Who Benefits From War With Russia?
There is absolutely no upside to any conflict with Russia when it comes to 99.9% of us. The fact so many pundits, anonymous intelligence officials and Hillary Clinton cultists are encouraging such an outcome based on zero publicly available evidence that Russia hacked the DNC/John Podesta and provided it to Wikileaks for the purpose of electing Trump, should be seen as the gigantic red flag that it is. So what’s actually going on? As is so often the case, it is all about money and power.
The best and most concise article I have read thus far explaining the driving influences behind all the anti-Russia/Putin hysteria was written a couple of weeks ago by Robert Parry of Consortium News. The post is titled, Making Russia ‘The Enemy’, and here are some key excerpts:
The rising hysteria about Russia is best understood as fulfilling two needs for Official Washington: the Military Industrial Complex’s transitioning from the “war on terror” to a more lucrative “new cold war” – and blunting the threat that a President Trump poses to the neoconservative/liberal-interventionist foreign-policy establishment.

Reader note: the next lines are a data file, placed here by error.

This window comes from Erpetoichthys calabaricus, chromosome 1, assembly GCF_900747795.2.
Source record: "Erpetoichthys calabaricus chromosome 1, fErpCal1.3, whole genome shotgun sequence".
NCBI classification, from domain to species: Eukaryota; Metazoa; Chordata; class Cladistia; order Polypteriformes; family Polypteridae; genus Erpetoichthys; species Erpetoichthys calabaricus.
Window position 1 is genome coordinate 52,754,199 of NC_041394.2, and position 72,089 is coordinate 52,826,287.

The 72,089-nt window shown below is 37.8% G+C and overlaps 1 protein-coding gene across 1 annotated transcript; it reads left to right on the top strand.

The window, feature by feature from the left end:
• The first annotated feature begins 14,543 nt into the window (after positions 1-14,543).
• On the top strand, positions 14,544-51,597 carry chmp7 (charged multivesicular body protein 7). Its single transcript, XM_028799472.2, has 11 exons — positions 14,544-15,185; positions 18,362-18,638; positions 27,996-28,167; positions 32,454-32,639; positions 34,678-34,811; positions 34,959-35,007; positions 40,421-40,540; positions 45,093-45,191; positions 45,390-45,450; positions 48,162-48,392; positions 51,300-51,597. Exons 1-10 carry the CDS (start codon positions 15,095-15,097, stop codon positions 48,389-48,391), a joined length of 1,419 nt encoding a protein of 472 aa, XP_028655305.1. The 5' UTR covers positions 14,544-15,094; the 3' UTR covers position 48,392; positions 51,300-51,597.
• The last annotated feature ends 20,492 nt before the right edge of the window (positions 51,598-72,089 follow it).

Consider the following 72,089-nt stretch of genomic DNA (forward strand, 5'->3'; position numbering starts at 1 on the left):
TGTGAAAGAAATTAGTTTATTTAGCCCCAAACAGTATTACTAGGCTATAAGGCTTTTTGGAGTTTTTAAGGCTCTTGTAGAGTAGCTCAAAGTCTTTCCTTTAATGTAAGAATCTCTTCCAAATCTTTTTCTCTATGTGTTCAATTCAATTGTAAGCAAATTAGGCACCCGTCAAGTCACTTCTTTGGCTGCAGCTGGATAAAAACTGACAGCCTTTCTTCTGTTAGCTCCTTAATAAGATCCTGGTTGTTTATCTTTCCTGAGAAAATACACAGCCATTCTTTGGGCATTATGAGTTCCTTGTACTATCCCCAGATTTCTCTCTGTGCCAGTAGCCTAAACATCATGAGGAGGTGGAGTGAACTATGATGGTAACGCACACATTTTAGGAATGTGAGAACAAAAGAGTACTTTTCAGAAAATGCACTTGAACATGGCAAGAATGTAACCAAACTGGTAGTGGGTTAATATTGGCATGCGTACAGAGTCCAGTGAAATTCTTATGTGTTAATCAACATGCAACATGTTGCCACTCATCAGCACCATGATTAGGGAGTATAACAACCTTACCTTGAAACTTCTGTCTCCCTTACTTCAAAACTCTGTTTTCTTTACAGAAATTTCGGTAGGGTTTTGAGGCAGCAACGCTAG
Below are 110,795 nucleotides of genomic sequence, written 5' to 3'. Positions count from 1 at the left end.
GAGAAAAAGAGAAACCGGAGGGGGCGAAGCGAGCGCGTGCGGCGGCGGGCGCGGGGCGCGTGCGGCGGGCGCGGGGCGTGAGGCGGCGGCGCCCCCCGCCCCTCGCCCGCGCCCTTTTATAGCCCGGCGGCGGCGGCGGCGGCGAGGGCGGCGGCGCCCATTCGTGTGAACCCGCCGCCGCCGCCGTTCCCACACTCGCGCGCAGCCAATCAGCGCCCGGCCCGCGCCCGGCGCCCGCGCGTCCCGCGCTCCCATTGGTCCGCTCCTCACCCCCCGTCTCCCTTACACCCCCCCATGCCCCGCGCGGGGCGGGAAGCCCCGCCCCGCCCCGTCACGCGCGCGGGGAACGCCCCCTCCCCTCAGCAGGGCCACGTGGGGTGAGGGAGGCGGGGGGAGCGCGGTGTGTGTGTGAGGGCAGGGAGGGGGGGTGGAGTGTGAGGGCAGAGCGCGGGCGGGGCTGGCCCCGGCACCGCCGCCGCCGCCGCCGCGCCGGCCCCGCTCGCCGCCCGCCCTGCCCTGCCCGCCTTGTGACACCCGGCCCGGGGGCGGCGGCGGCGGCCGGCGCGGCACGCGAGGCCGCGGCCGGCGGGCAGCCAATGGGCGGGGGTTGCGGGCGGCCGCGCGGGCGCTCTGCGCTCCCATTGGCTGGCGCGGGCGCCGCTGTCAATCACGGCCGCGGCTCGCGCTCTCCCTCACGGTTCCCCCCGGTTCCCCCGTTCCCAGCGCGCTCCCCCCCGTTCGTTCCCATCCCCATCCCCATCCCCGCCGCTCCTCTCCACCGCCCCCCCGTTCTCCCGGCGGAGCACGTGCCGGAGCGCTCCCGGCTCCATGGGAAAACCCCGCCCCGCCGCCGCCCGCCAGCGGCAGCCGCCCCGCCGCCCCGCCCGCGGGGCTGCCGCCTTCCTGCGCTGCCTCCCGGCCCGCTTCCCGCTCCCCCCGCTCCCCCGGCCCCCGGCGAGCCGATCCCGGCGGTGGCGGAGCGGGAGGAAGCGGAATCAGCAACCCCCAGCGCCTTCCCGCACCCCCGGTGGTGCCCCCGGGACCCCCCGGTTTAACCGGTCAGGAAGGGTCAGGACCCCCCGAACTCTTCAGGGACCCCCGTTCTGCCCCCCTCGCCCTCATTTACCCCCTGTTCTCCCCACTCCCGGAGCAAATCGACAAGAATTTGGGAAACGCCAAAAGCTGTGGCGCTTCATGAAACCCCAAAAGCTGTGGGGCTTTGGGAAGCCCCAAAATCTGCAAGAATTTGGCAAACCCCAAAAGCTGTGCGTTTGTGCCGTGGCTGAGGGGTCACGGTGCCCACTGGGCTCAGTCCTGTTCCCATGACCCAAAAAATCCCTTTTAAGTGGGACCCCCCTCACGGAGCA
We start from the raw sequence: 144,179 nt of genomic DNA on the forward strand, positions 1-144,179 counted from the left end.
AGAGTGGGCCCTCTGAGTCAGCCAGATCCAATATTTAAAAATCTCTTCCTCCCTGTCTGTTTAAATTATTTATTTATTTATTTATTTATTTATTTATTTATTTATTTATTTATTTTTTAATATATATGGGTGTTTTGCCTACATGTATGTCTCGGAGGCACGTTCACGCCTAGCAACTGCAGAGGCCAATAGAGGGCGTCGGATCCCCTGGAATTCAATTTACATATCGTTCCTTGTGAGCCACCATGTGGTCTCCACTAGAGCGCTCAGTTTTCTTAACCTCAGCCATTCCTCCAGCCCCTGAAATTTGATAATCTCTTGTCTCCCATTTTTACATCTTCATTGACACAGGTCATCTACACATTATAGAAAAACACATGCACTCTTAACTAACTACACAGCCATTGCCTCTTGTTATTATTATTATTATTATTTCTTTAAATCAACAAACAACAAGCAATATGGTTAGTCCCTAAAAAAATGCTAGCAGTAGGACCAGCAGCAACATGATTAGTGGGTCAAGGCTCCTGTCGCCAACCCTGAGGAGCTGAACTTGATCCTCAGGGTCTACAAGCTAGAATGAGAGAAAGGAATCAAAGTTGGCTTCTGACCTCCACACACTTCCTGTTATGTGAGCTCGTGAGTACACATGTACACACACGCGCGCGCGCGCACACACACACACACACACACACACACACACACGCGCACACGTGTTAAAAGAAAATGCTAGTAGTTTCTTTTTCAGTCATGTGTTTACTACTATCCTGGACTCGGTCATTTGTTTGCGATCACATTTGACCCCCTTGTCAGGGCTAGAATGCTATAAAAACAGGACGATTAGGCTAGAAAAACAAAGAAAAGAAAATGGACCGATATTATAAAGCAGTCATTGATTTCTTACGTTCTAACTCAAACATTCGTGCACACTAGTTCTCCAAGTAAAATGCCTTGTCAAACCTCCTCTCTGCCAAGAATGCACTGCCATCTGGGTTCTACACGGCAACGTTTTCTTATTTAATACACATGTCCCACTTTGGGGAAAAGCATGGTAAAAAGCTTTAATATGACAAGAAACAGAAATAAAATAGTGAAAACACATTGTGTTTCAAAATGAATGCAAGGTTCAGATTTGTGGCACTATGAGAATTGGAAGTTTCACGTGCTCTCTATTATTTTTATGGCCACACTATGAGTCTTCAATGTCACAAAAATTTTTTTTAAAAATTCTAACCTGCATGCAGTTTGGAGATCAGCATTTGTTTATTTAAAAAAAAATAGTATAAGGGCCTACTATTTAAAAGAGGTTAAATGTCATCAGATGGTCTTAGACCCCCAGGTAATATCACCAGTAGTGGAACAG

Indeed, this is primarily about a failed establishment trying to maintain power in the face of repeated public catastrophes and pervasive corruption.
By hyping the Russian “threat,” the neocons and their liberal-hawk sidekicks, who include much of the mainstream U.S. news media, can guarantee bigger military budgets from Congress. The hype also sets in motion a blocking maneuver to impinge on any significant change in direction for U.S. foreign policy under Trump…
All of this maneuvering also is delaying the Democratic Party’s self-examination into why it lost so many white working-class voters in normally Democratic strongholds, such as Pennsylvania, Michigan and Wisconsin.